Assuming control of the Host upon Capricorn's death, the Doctor grimly makes his way to the bridge just as the ship plunges into Earth's atmosphere. Working with Frame, he uses the heat from the re-entry to try to re-start the ship's engines, but discovers that they are headed straight for one of the few places in London currently inhabited: Buckingham Palace. Calling through with a security code, he manages to get the Queen out of the building, which the Titanic narrowly misses as the ship pulls up, now back under control. The Queen, in her dressing gown, is heard thanking the Doctor as he pilots the ship back into space.
With the danger over, the Doctor suddenly realises that there might be hope for Astrid after all. A safety feature of the ship's teleport system is that in case of accident, it automatically holds in stasis the molecules of the affected passenger. As she was wearing a teleport bracelet at the time of her death, her pattern might still be stored in its buffers. However, despite desperate efforts, only a shadow of Astrid can be generated due to extensive damage to the teleport system. The Doctor watches her dissipate into motes of light that float free into space. This way, she can at least fulfill her dream of exploring the universe, forever.
The Doctor teleports back to earth with Mr Copper, who is no expert on Earth, but a former salesman who lied his way onto the ship to explore the stars. The Doctor leaves him on the planet to build a new life, funded by the ship's expenses card, which contains £1,000,000. The Doctor then heads off in the TARDIS, alone.
 Cast notes
Before its broadcast, the episode drew criticism from Millvina Dean, the last living survivor of the 1912 Titanic sinking, who stated that it was "disrespectful to make entertainment of such a tragedy". The organisation Christian Voice expressed offence at the religious imagery of a scene in which the Doctor is lifted through the ship by robot angels. The episode's Christmas Day UK broadcast received 13.8 million viewers, an audience narrowly exceeded by the 13.9 million who watched the BBC soap EastEnders. The average across all 70 minutes was 12.2 million viewers. This was the highest total of viewers for the new series, exceeding the previous record set by "Rose", and the highest for Doctor Who overall since 1979 (specifically, the final episode of "City of Death" which aired while rival network ITV suffered programming disruptions due to a strike).
Gareth McLean, reviewing a preview screening for The Guardian's TV and radio weblog, appreciated the episode's use of "the disaster movie template" and came to a favourable overall conclusion: "For the most part, The Voyage of the Damned is absolutely smashing." Its main flaw, in his view, was the "blank and insipid" acting of Kylie Minogue. James Walton of The Daily Telegraph called the episode "a winning mixture of wild imagination and careful writerly calculation".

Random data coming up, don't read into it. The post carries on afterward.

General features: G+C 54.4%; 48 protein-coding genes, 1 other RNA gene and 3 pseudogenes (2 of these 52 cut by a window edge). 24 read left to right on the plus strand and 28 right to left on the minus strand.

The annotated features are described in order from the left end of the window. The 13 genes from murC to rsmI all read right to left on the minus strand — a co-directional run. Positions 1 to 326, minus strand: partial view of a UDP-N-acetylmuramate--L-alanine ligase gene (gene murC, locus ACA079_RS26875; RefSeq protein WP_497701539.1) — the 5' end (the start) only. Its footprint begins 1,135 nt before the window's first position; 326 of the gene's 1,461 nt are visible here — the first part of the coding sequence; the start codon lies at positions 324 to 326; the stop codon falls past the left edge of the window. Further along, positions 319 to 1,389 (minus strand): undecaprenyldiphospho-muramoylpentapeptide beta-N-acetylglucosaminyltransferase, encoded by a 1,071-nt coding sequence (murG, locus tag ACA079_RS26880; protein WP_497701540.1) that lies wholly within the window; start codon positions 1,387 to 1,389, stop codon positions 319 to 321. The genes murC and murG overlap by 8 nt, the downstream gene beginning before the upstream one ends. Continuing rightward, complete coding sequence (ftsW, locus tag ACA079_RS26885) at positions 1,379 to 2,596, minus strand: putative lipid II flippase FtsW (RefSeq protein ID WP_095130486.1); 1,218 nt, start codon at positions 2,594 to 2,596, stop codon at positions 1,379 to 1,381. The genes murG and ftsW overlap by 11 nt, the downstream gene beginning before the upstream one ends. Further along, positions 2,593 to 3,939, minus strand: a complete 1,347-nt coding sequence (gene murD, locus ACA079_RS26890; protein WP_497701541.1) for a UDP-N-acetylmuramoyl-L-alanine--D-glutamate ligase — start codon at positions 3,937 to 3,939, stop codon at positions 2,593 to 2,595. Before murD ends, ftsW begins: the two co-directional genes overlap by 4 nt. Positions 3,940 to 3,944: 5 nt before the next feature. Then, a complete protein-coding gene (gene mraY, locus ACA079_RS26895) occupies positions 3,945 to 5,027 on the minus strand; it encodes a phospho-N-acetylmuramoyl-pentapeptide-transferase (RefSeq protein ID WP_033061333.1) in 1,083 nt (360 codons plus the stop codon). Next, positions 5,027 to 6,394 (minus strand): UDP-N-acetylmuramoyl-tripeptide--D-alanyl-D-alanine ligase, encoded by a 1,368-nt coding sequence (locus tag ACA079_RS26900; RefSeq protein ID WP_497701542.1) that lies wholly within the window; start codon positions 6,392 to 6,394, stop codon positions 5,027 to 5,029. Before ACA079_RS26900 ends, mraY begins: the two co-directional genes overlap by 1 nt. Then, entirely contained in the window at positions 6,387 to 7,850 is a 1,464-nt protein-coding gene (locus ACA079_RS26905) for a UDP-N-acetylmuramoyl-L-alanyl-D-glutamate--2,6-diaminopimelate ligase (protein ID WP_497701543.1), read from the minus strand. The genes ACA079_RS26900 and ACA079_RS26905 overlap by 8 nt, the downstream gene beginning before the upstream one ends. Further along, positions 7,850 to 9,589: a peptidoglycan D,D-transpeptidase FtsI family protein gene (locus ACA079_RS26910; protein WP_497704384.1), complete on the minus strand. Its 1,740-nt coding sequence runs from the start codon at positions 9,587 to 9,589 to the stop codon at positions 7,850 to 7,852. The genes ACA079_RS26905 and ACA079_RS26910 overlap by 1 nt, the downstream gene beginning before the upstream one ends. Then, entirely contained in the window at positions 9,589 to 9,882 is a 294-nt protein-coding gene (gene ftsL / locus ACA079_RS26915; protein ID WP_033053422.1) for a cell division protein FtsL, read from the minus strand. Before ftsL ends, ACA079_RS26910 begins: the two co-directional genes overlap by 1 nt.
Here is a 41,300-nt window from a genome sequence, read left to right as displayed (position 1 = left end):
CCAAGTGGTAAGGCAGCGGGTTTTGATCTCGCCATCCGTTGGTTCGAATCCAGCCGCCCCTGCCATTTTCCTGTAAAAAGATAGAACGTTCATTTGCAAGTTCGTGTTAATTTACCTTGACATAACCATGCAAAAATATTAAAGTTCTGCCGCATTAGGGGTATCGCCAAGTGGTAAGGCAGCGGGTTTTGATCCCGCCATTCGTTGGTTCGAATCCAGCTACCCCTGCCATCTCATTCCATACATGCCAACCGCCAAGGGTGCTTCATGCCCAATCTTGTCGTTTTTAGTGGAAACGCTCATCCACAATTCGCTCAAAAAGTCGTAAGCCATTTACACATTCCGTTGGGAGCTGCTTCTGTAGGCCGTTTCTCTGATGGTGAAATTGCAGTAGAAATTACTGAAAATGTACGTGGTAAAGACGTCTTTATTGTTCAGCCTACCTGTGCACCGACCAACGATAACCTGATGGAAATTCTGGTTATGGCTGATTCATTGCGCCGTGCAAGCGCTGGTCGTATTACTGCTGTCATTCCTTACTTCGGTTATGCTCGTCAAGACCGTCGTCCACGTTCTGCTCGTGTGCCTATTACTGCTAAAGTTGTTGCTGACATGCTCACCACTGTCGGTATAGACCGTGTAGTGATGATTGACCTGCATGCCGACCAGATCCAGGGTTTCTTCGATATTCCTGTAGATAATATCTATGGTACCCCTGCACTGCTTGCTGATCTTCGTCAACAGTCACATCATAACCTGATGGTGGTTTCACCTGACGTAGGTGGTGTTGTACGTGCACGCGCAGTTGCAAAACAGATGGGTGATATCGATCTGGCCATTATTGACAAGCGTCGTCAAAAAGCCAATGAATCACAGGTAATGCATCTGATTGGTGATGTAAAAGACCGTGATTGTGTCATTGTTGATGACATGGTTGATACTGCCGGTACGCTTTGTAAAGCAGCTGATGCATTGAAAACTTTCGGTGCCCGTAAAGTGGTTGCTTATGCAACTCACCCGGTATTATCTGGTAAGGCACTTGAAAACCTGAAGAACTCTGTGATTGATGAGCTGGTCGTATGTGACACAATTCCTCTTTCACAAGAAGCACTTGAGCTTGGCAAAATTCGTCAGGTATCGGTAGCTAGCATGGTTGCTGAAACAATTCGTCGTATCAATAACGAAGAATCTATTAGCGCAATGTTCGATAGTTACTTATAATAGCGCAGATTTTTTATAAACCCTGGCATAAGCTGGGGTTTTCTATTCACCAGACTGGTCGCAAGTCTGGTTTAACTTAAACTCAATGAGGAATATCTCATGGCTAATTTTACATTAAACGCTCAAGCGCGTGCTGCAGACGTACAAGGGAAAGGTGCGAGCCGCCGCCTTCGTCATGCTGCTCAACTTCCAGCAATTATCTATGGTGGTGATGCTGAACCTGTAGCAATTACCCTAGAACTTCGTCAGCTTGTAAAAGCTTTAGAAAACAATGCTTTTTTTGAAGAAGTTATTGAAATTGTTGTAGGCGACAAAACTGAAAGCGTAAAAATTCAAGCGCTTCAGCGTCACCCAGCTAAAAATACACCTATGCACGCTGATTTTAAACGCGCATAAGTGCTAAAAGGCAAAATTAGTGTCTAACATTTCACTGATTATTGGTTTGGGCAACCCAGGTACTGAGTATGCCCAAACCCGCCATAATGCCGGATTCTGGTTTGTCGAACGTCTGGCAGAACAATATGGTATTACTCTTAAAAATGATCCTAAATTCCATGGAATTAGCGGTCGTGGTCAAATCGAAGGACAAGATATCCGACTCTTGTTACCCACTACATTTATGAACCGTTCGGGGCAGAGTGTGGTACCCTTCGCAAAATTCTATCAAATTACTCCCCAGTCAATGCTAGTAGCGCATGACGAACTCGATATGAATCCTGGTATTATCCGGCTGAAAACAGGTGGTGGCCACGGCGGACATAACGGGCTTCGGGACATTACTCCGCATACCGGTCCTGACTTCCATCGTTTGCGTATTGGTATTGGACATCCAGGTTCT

Thu, 20 December 2007
Verity Ann Lambert, OBE (27 November 1935 – 22 November 2007) was an English television and film producer. She is best known as the founding producer of the science-fiction series Doctor Who, a programme which has become a part of British popular culture.
Lambert began working in television in the 1950s, and continued to work as a producer up until the year she died. After leaving the BBC in 1969, she worked for other television companies, notably Thames Television and Euston Films in the 1970s and 80s. She also worked in the film industry, for Thorn EMI Screen Entertainment, and from 1985 ran her own production company, Cinema Verity. In addition to Doctor Who, she produced Adam Adamant Lives!, The Naked Civil Servant, Rock Follies, Minder, Widows, G.B.H., Jonathan Creek and Love Soup.
The British Film Institute's Screenonline website describes Lambert as "one of those producers who can often create a fascinating small screen universe from a slim script and half-a-dozen congenial players." The website of the Museum of Broadcast Communications hails her as "not only one of Britain's leading businesswomen, but possibly the most powerful member of the nation's entertainment industry ... Lambert has served as a symbol of the advances won by women in the media". News of her death came on the 44th anniversary of the first showing of Doctor Who.
 Early career in independent television
Lambert was born in London, the daughter of a Jewish accountant, and educated at Roedean School. She left Roedean at sixteen and studied at the Sorbonne in Paris for a year, and at a secretarial college in London for eighteen months. She later credited her interest in the structural and characterisational aspects of scriptwriting to an inspirational English teacher. Lambert's first job was typing menus at the Kensington De Vere Hotel, which employed her because she had been to France and could speak French. In 1956, she entered the television industry as a secretary at Granada Television's press office. She was sacked from this job after six months.
Following her dismissal from Granada, Lambert took a job as a shorthand typist at ABC Television. She soon became the secretary to the company's Head of Drama, and then a production secretary working on a programme called State Your Case. She then moved from administration to production, working on drama programming on ABC's popular anthology series Armchair Theatre. Armchair Theatre was overseen at the time by the company's new Head of Drama, Canadian producer Sydney Newman.